UNICEF said on Tuesday that more than 30 Liberian health workers, health directors, ministry officials and program staff attended a three-day workshop to test the new World Health Organization/UNICEF handbook on newborn and child care.
The workshop taught health care workers to practice effective health practices, such as kangaroo mother care and umbilical cord care, that they can integrate in their communities in Liberia.
UNICEF Representative Sheldon Yett said skilled and empowered frontline health workers are key to lowering the child mortality rate in Liberia.
"Thirty two children die every day from preventable diseases," Yett said. "These children might have been with us today if they received basic and timely health interventions."
Yett said that more than 12,000 children die in Liberia every year from malnutrition and preventable diseases, such as malaria, acute respiratory illnesses and diarrhea.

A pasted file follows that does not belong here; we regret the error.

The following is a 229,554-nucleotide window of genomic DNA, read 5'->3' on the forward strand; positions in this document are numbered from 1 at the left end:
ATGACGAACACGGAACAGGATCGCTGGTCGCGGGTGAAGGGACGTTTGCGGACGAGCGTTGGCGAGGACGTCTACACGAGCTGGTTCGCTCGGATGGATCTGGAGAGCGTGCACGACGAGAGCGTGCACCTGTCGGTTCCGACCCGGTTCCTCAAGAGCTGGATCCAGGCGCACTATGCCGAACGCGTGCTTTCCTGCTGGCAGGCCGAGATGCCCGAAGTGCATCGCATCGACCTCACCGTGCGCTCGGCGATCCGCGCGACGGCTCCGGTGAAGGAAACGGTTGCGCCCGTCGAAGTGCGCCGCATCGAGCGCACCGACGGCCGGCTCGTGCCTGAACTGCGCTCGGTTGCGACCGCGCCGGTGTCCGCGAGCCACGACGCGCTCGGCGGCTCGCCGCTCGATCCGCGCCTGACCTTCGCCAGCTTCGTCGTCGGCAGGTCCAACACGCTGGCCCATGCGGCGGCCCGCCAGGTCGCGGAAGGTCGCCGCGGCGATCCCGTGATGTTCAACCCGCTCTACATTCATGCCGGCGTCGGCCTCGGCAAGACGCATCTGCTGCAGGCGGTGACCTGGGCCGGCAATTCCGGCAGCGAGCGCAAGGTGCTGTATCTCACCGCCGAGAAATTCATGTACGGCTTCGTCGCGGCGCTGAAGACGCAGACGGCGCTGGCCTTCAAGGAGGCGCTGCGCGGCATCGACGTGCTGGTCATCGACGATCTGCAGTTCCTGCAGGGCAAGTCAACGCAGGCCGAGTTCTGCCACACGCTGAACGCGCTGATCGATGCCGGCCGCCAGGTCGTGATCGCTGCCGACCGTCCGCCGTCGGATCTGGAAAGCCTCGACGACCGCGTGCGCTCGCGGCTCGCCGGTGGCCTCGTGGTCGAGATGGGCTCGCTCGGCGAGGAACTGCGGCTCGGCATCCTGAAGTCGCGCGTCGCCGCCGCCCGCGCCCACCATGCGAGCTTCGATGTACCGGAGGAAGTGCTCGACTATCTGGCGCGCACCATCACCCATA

Assistant Health Minister Tolbert Nyenswah said the country has developed new programs to fight child mortality.
"We are aware of our challenges and we are not complacent. We are committed to reduce child mortality in the country," Nyenswah said.
UNICEF trained 230 general Community Health Volunteers in 2013 to support and expand community health structures. It will train 315 more gCHVs during the first quarter of 2014.
"The handbook will be very useful for us to train general community health volunteers in new born care at the community level and to disseminate essential nutritional messages among communities for proper growth and development of children," Netus Nowine, the Grand Gedeh county health director, said.